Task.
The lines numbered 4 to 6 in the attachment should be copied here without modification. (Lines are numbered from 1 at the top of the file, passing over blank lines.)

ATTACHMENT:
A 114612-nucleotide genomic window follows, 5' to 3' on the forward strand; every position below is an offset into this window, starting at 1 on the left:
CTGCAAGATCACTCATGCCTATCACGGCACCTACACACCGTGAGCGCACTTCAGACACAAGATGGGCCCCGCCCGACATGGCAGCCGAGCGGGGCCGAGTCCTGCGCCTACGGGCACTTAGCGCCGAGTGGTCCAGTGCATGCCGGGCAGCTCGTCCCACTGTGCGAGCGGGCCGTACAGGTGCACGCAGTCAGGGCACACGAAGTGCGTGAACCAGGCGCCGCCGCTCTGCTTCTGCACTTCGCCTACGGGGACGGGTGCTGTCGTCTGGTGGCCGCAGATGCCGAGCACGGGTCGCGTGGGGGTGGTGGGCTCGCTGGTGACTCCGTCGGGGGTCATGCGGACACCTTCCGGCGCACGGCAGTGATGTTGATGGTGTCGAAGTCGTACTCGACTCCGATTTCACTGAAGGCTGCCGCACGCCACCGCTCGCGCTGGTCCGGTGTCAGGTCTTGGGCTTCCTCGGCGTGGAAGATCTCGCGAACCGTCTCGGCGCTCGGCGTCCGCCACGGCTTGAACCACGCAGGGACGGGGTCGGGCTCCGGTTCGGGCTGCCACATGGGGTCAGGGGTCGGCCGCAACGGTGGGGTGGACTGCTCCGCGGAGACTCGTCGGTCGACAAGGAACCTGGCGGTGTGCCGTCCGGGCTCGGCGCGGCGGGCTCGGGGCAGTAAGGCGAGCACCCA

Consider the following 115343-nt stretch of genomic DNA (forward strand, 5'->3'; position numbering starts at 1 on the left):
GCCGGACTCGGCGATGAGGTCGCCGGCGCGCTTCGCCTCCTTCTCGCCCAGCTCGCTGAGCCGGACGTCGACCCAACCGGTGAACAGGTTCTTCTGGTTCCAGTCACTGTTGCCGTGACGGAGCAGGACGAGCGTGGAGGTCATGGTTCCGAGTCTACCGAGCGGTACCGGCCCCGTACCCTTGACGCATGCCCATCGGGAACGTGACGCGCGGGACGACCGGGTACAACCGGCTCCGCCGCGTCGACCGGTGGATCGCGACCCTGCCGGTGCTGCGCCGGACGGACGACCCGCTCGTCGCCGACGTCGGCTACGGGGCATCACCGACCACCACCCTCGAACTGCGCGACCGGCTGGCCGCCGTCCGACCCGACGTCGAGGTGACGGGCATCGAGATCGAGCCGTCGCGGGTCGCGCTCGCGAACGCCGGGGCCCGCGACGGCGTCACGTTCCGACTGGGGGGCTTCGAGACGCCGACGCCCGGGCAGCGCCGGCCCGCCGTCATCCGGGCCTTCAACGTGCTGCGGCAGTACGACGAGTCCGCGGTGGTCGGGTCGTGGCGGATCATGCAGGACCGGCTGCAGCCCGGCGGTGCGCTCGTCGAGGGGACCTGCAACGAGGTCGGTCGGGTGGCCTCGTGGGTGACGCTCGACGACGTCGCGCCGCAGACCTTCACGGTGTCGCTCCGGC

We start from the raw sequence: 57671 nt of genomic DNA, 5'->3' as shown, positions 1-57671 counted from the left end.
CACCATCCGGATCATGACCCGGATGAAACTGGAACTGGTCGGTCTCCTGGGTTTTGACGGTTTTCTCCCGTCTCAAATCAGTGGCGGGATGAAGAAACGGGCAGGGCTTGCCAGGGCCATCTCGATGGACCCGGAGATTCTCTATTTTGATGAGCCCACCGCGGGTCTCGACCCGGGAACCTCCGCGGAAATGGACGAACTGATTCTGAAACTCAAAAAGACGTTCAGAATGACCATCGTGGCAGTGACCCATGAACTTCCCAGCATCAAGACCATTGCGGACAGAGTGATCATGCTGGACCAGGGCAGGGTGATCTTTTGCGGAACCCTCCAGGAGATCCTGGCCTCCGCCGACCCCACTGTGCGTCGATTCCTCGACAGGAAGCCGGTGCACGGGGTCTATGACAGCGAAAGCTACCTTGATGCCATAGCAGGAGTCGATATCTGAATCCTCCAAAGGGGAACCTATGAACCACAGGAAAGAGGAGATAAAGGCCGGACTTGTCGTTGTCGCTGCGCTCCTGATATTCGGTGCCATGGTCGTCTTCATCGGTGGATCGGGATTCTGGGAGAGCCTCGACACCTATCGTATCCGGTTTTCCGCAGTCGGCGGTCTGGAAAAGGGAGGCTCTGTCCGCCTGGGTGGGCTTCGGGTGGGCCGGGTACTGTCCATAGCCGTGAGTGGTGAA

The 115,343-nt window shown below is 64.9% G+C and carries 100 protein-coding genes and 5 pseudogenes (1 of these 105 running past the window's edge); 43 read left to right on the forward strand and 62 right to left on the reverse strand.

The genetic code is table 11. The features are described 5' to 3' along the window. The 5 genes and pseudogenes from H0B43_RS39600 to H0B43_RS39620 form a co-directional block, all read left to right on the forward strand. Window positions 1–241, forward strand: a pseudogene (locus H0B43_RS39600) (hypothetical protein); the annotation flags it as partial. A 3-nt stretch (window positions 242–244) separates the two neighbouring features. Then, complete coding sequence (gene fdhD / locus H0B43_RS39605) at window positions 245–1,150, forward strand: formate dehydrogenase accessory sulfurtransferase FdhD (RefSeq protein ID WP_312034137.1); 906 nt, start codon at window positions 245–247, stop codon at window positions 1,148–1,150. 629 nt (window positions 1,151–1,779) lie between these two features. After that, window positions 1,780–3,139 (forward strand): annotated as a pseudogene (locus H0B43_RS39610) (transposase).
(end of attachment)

GCCGGACTCGGCGATGAGGTCGCCGGCGCGCTTCGCCTCCTTCTCGCCCAGCTCGCTGAGCCGGACGTCGACCCAACCGGTGAACAGGTTCTTCTGGTTCCAGTCACTGTTGCCGTGACGGAGCAGGACGAGCGTGGAGGTCATGGTTCCGAGTCTACCGAGCGGTACCGGCCCCGTACCCTTGACGCATGCCCATCGGGAACGTGACGCGCGGGACGACCGGGTACAACCGGCTCCGCCGCGTCGACCGGTGGATCGCGACCCTGCCGGTGCTGCGCCGGACGGACGACCCGCTCGTCGCCGACGTCGGCTACGGGGCATCACCGACCACCACCCTCGAACTGCGCGACCGGCTGGCCGCCGTCCGACCCGACGTCGAGGTGACGGGCATCGAGATCGAGCCGTCGCGGGTCGCGCTCGCGAACGCCGGGGCCCGCGACGGCGTCACGTTCCGACTGGGGGGCTTCGAGACGCCGACGCCCGGGCAGCGCCGGCCCGCCGTCATCCGGGCCTTCAACGTGCTGCGGCAGTACGACGAGTCCGCGGTGGTCGGGTCGTGGCGGATCATGCAGGACCGGCTGCAGCCCGGCGGTGCGCTCGTCGAGGGGACCTGCAACGAGGTCGGTCGGGTGGCCTCGTGGGTGACGCTCGACGACGTCGCGCCGCAGACCTTCACGGTGTCGCTCCGGC

We start from the raw sequence: 57671 nt of genomic DNA, 5'->3' as shown, positions 1-57671 counted from the left end.
CACCATCCGGATCATGACCCGGATGAAACTGGAACTGGTCGGTCTCCTGGGTTTTGACGGTTTTCTCCCGTCTCAAATCAGTGGCGGGATGAAGAAACGGGCAGGGCTTGCCAGGGCCATCTCGATGGACCCGGAGATTCTCTATTTTGATGAGCCCACCGCGGGTCTCGACCCGGGAACCTCCGCGGAAATGGACGAACTGATTCTGAAACTCAAAAAGACGTTCAGAATGACCATCGTGGCAGTGACCCATGAACTTCCCAGCATCAAGACCATTGCGGACAGAGTGATCATGCTGGACCAGGGCAGGGTGATCTTTTGCGGAACCCTCCAGGAGATCCTGGCCTCCGCCGACCCCACTGTGCGTCGATTCCTCGACAGGAAGCCGGTGCACGGGGTCTATGACAGCGAAAGCTACCTTGATGCCATAGCAGGAGTCGATATCTGAATCCTCCAAAGGGGAACCTATGAACCACAGGAAAGAGGAGATAAAGGCCGGACTTGTCGTTGTCGCTGCGCTCCTGATATTCGGTGCCATGGTCGTCTTCATCGGTGGATCGGGATTCTGGGAGAGCCTCGACACCTATCGTATCCGGTTTTCCGCAGTCGGCGGTCTGGAAAAGGGAGGCTCTGTCCGCCTGGGTGGGCTTCGGGTGGGCCGGGTACTGTCCATAGCCGTGAGTGGTGAA